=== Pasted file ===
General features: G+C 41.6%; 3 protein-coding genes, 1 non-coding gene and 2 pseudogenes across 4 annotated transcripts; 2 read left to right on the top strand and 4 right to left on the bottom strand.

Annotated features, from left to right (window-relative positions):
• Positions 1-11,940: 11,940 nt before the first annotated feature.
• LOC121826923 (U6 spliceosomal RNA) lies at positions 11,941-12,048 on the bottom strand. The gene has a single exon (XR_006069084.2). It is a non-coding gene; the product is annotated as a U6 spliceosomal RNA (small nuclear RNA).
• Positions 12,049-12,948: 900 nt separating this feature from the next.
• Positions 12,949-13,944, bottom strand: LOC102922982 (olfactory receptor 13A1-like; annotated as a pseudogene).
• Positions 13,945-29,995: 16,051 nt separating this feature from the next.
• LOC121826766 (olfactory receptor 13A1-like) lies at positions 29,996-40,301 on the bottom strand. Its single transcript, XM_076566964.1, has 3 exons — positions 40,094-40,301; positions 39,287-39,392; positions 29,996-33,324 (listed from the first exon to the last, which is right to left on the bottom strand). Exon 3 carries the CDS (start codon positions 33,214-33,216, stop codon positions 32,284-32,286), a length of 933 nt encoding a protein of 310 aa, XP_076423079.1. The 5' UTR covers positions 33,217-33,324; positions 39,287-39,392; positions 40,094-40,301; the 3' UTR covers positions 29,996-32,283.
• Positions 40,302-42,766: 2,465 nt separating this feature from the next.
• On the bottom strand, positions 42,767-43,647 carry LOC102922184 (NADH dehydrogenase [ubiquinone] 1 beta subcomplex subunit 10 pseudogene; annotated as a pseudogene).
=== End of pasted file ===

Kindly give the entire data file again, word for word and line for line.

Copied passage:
General features: G+C 41.6%; 3 protein-coding genes, 1 non-coding gene and 2 pseudogenes across 4 annotated transcripts; 2 read left to right on the top strand and 4 right to left on the bottom strand.

Annotated features, from left to right (window-relative positions):
• Positions 1-11,940: 11,940 nt before the first annotated feature.
• LOC121826923 (U6 spliceosomal RNA) lies at positions 11,941-12,048 on the bottom strand. The gene has a single exon (XR_006069084.2). It is a non-coding gene; the product is annotated as a U6 spliceosomal RNA (small nuclear RNA).
• Positions 12,049-12,948: 900 nt separating this feature from the next.
• Positions 12,949-13,944, bottom strand: LOC102922982 (olfactory receptor 13A1-like; annotated as a pseudogene).
• Positions 13,945-29,995: 16,051 nt separating this feature from the next.
• LOC121826766 (olfactory receptor 13A1-like) lies at positions 29,996-40,301 on the bottom strand. Its single transcript, XM_076566964.1, has 3 exons — positions 40,094-40,301; positions 39,287-39,392; positions 29,996-33,324 (listed from the first exon to the last, which is right to left on the bottom strand). Exon 3 carries the CDS (start codon positions 33,214-33,216, stop codon positions 32,284-32,286), a length of 933 nt encoding a protein of 310 aa, XP_076423079.1. The 5' UTR covers positions 33,217-33,324; positions 39,287-39,392; positions 40,094-40,301; the 3' UTR covers positions 29,996-32,283.
• Positions 40,302-42,766: 2,465 nt separating this feature from the next.
• On the bottom strand, positions 42,767-43,647 carry LOC102922184 (NADH dehydrogenase [ubiquinone] 1 beta subcomplex subunit 10 pseudogene; annotated as a pseudogene).